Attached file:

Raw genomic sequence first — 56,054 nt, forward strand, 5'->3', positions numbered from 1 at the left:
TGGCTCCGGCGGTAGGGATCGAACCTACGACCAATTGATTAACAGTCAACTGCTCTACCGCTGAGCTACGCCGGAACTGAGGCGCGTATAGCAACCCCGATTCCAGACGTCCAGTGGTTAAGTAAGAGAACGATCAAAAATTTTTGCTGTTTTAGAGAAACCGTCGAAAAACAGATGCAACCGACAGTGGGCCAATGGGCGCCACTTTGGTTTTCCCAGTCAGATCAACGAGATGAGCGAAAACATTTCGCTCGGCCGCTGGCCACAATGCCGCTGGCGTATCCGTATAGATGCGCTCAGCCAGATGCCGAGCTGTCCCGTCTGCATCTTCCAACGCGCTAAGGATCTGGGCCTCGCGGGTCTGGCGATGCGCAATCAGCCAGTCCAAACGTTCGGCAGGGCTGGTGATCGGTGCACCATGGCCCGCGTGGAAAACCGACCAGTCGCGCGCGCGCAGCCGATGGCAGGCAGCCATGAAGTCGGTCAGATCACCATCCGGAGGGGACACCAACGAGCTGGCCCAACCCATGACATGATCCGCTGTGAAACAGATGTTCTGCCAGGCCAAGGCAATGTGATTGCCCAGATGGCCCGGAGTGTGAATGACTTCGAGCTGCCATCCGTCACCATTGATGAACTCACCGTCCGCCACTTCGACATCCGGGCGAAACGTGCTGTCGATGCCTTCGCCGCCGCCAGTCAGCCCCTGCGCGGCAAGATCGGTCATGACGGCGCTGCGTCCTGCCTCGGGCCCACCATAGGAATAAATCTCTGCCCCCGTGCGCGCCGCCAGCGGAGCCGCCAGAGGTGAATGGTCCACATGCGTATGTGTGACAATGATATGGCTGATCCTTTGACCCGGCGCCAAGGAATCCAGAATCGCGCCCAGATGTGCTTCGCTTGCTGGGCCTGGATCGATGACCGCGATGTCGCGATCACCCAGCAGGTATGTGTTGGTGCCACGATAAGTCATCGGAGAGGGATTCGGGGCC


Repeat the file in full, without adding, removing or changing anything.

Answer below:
Raw genomic sequence first — 56,054 nt, forward strand, 5'->3', positions numbered from 1 at the left:
TGGCTCCGGCGGTAGGGATCGAACCTACGACCAATTGATTAACAGTCAACTGCTCTACCGCTGAGCTACGCCGGAACTGAGGCGCGTATAGCAACCCCGATTCCAGACGTCCAGTGGTTAAGTAAGAGAACGATCAAAAATTTTTGCTGTTTTAGAGAAACCGTCGAAAAACAGATGCAACCGACAGTGGGCCAATGGGCGCCACTTTGGTTTTCCCAGTCAGATCAACGAGATGAGCGAAAACATTTCGCTCGGCCGCTGGCCACAATGCCGCTGGCGTATCCGTATAGATGCGCTCAGCCAGATGCCGAGCTGTCCCGTCTGCATCTTCCAACGCGCTAAGGATCTGGGCCTCGCGGGTCTGGCGATGCGCAATCAGCCAGTCCAAACGTTCGGCAGGGCTGGTGATCGGTGCACCATGGCCCGCGTGGAAAACCGACCAGTCGCGCGCGCGCAGCCGATGGCAGGCAGCCATGAAGTCGGTCAGATCACCATCCGGAGGGGACACCAACGAGCTGGCCCAACCCATGACATGATCCGCTGTGAAACAGATGTTCTGCCAGGCCAAGGCAATGTGATTGCCCAGATGGCCCGGAGTGTGAATGACTTCGAGCTGCCATCCGTCACCATTGATGAACTCACCGTCCGCCACTTCGACATCCGGGCGAAACGTGCTGTCGATGCCTTCGCCGCCGCCAGTCAGCCCCTGCGCGGCAAGATCGGTCATGACGGCGCTGCGTCCTGCCTCGGGCCCACCATAGGAATAAATCTCTGCCCCCGTGCGCGCCGCCAGCGGAGCCGCCAGAGGTGAATGGTCCACATGCGTATGTGTGACAATGATATGGCTGATCCTTTGACCCGGCGCCAAGGAATCCAGAATCGCGCCCAGATGTGCTTCGCTTGCTGGGCCTGGATCGATGACCGCGATGTCGCGATCACCCAGCAGGTATGTGTTGGTGCCACGATAAGTCATCGGAGAGGGATTCGGGGCC